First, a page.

Our book of words for the second session with Robbie Synge. A lovely long improvisation, a transportation into ‘presence’ and some fascinating conversations about why we bother with what we do. Deep! Thank you once again Robbie for being with us – we look forward to catching your new work, ‘Douglas’ at The Place, in April.
This week I had the absolute pleasure of welcoming Robbie Synge to lead our session, all the way from the Scottish Highlands. And we are lucky enough to have him next week as well. It was fascinating to hear him join up the dots between his love of skate boarding and golf as a child with the choreographic work he is making right now.
We dwelled a lot on what our lifestyle brings to the creative table, how much our location and conditions influence and impact the work we make. Robbie’s experience of working and living in the Highlands of Scotland is a particularly strong example of this. I was struck by how resourceful and independent he is – a feeling of ‘I can make dance work’ – even if I am on my own, without a studio, or anyone to film me, or anyone to talk to… He finds ways to create an environment which is conducive somehow – including making elaborate contraptions of his video camera fixed to a skateboard, attached to a pully that gets knocked by the stick he throws in order that it zooms in as it films the scene he has set up. (Or something like that!) A living, breathing laboratory. I’m not surprised he studied physiology at University.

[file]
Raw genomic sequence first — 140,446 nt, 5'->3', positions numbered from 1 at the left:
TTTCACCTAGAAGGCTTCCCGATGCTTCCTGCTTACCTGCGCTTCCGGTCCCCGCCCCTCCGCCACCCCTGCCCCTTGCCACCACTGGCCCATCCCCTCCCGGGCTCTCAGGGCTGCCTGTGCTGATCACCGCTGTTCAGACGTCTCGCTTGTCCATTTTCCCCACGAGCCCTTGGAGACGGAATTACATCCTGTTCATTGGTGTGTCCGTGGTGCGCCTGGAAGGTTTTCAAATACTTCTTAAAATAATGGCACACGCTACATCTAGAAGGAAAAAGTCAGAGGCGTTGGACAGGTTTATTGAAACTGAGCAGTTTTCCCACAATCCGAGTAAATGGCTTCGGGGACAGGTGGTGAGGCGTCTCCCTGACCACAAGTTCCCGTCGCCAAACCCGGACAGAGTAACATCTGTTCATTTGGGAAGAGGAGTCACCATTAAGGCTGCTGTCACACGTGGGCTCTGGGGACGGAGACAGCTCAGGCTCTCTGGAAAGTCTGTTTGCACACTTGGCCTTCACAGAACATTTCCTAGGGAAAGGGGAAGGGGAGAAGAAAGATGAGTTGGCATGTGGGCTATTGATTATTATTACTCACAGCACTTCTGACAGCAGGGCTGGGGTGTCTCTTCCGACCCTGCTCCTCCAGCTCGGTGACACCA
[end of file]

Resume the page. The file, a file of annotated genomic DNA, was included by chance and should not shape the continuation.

I was inspired and touched by much of what Robbie shared with us yesterday. I enjoyed hearing his journey towards dance and my journey felt much more boring by comparison – not that it’s a competition! But I couldn’t help wondering how much his collection of studies and experiences which were perhaps physical but not directly dance related have brought significant richness to his current choreographic work.
I was reminded how important PLAY is in our creative work. It is easy for me to get very serious about things – perhaps I’m trying to prove to myself that I’m actually working, not just mucking about. But this session revealed the usefulness of playing – it is what stimulates interest and lets us know where our curiosity really is, rather than where we’re pretending it is!
We had a lot of fun making mess with objects. Setting up little experiments to test. Wondering how we could make an object move us…. I look forward to picking up where we left off next week.
We attempted making some inroads into this massive, on-going collection of questions
How can we make material that matters?
How can ideas become physical?
Where is the purpose? Is it essential?
What place does intuition have in all this?
Full-on stuff! But pretty important when we’re embarking on making choreographic work.
It’s 2015, and we’re back! This term we’re delving into making. I’m hoping our time will be packed with experiments and realisations. Our first session on 6th January focussed on choreographic structures. Tonight we’ll be thinking about content – creating material that matters. It’s important stuff.
Here’s our book of words from 6th January. We forgot to do it last week…eek! (so caught up in giving feedback to the members of NC who are performing for the Connect and Grow Private View this thursday 22nd January)